Meet You At The Local
Scenic Rim Historic Pub Trails
SINCE the rise of the corporate pub it’s become harder to find old style country pubs.
But that’s not the case in the Scenic Rim, which is home to a number of traditional Aussie pubs which serve up generous helpings of charm, cold beer and old-fashioned hearty pub meals.
18 Kidston St, Canungra
THE Canungra Hotel started life in 1916 as the Bellissima Guest House. Sawmill owner Robert Lahey built what was considered to be one of the finest hotels in the state, principally to offer accommodation to the travelling businessmen who were in Canungra to service his sawmill. The hotel was named after the ship which brought Lahey and his family to Australia from Ireland.
It had its own electrical plant, water system and septic. The first license was granted to Bernhard William Conaghan in 1928.
After the Bellissima was licensed a bar was built beside it.
The guest house was destroyed by fire on January 22, 1937 and the Canungra Hotel was built in its place by owner Mr Shaw of Sydney. The new pub was opened by new licensee, Mrs Keating on October 9, 1937.
The pub is now popular with passing tourists and locals alike. It is a family-friendly pub, and features a games room for children.
St Bernard’s Hotel
101 Alpine Terrace, Mount Tamborine
ST Bernard’s Hotel was built by Robert Muir in 1881 on the site of the present council quarry as an accommodation house for its managers and staff. Muir bought almost 2000 acres of heavy scrubland at the top of the southern end of Tamborine Mountain, with the intention of growing sugar cane on the cleared land. But Mr Muir was drowned in the flooded Logan River at Yatala in 1887.
The new owners started a village settlement and moved St Bernard’s to its present site in 1898. Over the years St Bernard’s has had many roles, including post office receiving centre. In 1915 it was licensed and during the 1920s St Bernard’s was used as a convalescent Private Hotel and accommodation house for up to 100 guests.
Today St Bernard’s offers visitors a country home-style atmosphere with the warm ambience you’d expect to find in a country pub. Sit under the pub’s 100-year-old trees and take in the coastal views.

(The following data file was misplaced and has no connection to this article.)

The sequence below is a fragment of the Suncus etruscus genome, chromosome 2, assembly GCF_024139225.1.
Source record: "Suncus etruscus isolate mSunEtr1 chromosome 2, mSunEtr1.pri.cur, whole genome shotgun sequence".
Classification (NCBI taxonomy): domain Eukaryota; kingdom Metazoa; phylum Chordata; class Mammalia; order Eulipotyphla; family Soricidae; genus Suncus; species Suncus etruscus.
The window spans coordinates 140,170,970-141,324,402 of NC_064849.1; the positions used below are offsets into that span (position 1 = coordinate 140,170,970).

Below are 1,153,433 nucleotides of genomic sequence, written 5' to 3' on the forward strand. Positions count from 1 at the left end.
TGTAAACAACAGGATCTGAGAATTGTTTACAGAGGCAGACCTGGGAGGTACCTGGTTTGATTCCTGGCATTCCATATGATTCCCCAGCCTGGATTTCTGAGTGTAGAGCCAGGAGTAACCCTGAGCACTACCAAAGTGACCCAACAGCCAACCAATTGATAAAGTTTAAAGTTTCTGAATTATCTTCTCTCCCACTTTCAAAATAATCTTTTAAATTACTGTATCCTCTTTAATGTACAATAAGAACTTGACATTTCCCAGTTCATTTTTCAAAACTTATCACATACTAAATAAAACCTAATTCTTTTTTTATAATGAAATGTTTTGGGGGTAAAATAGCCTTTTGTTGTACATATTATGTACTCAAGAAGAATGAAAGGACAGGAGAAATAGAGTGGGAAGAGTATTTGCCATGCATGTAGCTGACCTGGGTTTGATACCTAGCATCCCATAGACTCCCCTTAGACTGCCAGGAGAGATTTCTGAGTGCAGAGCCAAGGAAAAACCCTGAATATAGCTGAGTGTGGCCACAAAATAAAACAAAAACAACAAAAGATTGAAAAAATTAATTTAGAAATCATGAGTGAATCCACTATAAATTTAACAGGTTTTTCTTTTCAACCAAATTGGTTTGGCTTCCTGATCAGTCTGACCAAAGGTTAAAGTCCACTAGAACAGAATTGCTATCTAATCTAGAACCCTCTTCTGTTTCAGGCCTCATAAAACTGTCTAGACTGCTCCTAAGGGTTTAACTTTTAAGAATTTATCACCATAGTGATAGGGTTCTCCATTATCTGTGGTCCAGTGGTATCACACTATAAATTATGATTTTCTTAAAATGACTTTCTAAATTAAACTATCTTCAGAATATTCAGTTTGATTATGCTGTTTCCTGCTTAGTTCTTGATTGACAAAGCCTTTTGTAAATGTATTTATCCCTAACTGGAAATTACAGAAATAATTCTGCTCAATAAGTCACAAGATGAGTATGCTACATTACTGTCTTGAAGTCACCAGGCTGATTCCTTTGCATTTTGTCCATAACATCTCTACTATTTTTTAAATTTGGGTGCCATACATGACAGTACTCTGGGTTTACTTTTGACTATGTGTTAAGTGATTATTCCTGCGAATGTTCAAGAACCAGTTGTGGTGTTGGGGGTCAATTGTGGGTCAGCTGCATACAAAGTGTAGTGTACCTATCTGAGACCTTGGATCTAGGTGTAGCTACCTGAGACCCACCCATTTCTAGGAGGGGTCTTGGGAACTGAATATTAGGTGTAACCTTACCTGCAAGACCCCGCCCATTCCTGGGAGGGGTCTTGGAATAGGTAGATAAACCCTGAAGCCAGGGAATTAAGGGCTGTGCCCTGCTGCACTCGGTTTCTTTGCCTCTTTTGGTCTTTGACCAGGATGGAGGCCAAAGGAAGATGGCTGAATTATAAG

Corner of Mt Lindesay Highway and Collins St
07 5544 1121
Lorraine and Barry MacFarlane have owned the Rathdowney Hotel/Motel for the past five years and in that time Lorraine has spent many hours trying to establish the pub’s history.
Despite her efforts Lorraine says it has been very difficult to secure detailed information about the pub’s early years.
Early newspaper clippings suggest the pub was nearing completion in 1910 and the first license was issued to Frank Stretton around that time. His wife Bridget Stretton was listed as the licensee in 1913.
As well as serving meals and drinks the Rathdowney Hotel has six units in which accommodation is provided to visitors.
In 2010 the MacFarlane’s plan to celebrate the pub’s 100th year, along with the rest of Rathdowney.
Australian Hotel, Boonah
32 High St,
Boonah QLD 4310
07 5463 1444
THE Australian Hotel, which Boonah locals affectionately call the Aussie, is thought to be the town’s first pub.
It was built on its existing High Street site in 1888 and was established by the Blumberg family and opened under the management of Mr FW Wilkins, who had ‘considerable experience as a publican in California and elsewhere, and as he is about to erect a billiard room and there is excellent shooting in the vicinity, no doubt his entrepreneurship will be well rewarded’ (QT 18 April, 1889).